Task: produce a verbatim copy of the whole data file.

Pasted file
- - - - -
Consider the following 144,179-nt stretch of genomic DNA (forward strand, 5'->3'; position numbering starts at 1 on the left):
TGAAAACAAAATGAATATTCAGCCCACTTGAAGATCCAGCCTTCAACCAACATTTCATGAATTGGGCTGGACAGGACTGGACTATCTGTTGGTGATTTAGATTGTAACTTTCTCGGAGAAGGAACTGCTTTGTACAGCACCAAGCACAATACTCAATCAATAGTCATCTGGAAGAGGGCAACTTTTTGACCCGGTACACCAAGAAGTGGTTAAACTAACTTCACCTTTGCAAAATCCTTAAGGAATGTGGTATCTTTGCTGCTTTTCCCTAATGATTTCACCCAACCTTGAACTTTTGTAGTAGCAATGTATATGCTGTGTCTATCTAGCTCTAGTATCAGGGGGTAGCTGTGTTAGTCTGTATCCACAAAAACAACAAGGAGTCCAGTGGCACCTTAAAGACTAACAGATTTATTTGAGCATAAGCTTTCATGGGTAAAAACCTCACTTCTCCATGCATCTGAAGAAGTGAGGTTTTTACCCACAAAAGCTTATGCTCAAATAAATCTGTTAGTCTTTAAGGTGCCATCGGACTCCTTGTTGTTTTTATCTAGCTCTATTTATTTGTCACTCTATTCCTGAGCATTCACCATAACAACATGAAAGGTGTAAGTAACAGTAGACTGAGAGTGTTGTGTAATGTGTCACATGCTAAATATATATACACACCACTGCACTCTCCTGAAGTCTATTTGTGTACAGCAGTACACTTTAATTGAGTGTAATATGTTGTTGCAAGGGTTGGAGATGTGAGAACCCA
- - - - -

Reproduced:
Consider the following 144,179-nt stretch of genomic DNA (forward strand, 5'->3'; position numbering starts at 1 on the left):
TGAAAACAAAATGAATATTCAGCCCACTTGAAGATCCAGCCTTCAACCAACATTTCATGAATTGGGCTGGACAGGACTGGACTATCTGTTGGTGATTTAGATTGTAACTTTCTCGGAGAAGGAACTGCTTTGTACAGCACCAAGCACAATACTCAATCAATAGTCATCTGGAAGAGGGCAACTTTTTGACCCGGTACACCAAGAAGTGGTTAAACTAACTTCACCTTTGCAAAATCCTTAAGGAATGTGGTATCTTTGCTGCTTTTCCCTAATGATTTCACCCAACCTTGAACTTTTGTAGTAGCAATGTATATGCTGTGTCTATCTAGCTCTAGTATCAGGGGGTAGCTGTGTTAGTCTGTATCCACAAAAACAACAAGGAGTCCAGTGGCACCTTAAAGACTAACAGATTTATTTGAGCATAAGCTTTCATGGGTAAAAACCTCACTTCTCCATGCATCTGAAGAAGTGAGGTTTTTACCCACAAAAGCTTATGCTCAAATAAATCTGTTAGTCTTTAAGGTGCCATCGGACTCCTTGTTGTTTTTATCTAGCTCTATTTATTTGTCACTCTATTCCTGAGCATTCACCATAACAACATGAAAGGTGTAAGTAACAGTAGACTGAGAGTGTTGTGTAATGTGTCACATGCTAAATATATATACACACCACTGCACTCTCCTGAAGTCTATTTGTGTACAGCAGTACACTTTAATTGAGTGTAATATGTTGTTGCAAGGGTTGGAGATGTGAGAACCCA